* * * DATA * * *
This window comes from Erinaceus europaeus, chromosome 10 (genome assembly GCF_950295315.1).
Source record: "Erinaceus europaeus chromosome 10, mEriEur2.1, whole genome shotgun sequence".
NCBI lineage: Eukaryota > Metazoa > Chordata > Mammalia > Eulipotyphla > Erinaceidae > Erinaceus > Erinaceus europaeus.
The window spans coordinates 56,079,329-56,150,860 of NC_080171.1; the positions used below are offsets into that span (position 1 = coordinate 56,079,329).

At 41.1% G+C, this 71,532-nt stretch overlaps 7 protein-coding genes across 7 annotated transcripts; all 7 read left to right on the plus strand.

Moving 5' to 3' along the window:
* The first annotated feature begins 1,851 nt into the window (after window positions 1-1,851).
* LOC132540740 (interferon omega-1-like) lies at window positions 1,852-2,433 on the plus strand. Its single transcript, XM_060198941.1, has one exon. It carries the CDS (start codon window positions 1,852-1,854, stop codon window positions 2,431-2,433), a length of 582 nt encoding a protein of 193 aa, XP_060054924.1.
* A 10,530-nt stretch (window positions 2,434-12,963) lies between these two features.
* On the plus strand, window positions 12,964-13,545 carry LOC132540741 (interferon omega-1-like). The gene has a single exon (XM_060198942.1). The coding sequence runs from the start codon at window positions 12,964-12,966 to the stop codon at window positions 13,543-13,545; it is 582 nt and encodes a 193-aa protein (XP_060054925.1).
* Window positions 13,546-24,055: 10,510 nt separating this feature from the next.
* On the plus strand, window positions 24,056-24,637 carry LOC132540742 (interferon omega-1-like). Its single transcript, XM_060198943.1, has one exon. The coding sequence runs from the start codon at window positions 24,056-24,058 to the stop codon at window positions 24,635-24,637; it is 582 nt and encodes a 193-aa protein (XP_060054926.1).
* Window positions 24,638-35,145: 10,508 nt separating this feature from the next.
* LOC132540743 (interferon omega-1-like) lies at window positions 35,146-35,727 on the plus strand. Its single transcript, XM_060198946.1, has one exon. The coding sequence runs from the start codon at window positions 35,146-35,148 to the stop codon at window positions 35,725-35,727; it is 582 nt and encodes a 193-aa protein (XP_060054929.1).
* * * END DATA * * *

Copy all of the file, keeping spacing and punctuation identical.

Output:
This window comes from Erinaceus europaeus, chromosome 10 (genome assembly GCF_950295315.1).
Source record: "Erinaceus europaeus chromosome 10, mEriEur2.1, whole genome shotgun sequence".
NCBI lineage: Eukaryota > Metazoa > Chordata > Mammalia > Eulipotyphla > Erinaceidae > Erinaceus > Erinaceus europaeus.
The window spans coordinates 56,079,329-56,150,860 of NC_080171.1; the positions used below are offsets into that span (position 1 = coordinate 56,079,329).

At 41.1% G+C, this 71,532-nt stretch overlaps 7 protein-coding genes across 7 annotated transcripts; all 7 read left to right on the plus strand.

Moving 5' to 3' along the window:
* The first annotated feature begins 1,851 nt into the window (after window positions 1-1,851).
* LOC132540740 (interferon omega-1-like) lies at window positions 1,852-2,433 on the plus strand. Its single transcript, XM_060198941.1, has one exon. It carries the CDS (start codon window positions 1,852-1,854, stop codon window positions 2,431-2,433), a length of 582 nt encoding a protein of 193 aa, XP_060054924.1.
* A 10,530-nt stretch (window positions 2,434-12,963) lies between these two features.
* On the plus strand, window positions 12,964-13,545 carry LOC132540741 (interferon omega-1-like). The gene has a single exon (XM_060198942.1). The coding sequence runs from the start codon at window positions 12,964-12,966 to the stop codon at window positions 13,543-13,545; it is 582 nt and encodes a 193-aa protein (XP_060054925.1).
* Window positions 13,546-24,055: 10,510 nt separating this feature from the next.
* On the plus strand, window positions 24,056-24,637 carry LOC132540742 (interferon omega-1-like). Its single transcript, XM_060198943.1, has one exon. The coding sequence runs from the start codon at window positions 24,056-24,058 to the stop codon at window positions 24,635-24,637; it is 582 nt and encodes a 193-aa protein (XP_060054926.1).
* Window positions 24,638-35,145: 10,508 nt separating this feature from the next.
* LOC132540743 (interferon omega-1-like) lies at window positions 35,146-35,727 on the plus strand. Its single transcript, XM_060198946.1, has one exon. The coding sequence runs from the start codon at window positions 35,146-35,148 to the stop codon at window positions 35,725-35,727; it is 582 nt and encodes a 193-aa protein (XP_060054929.1).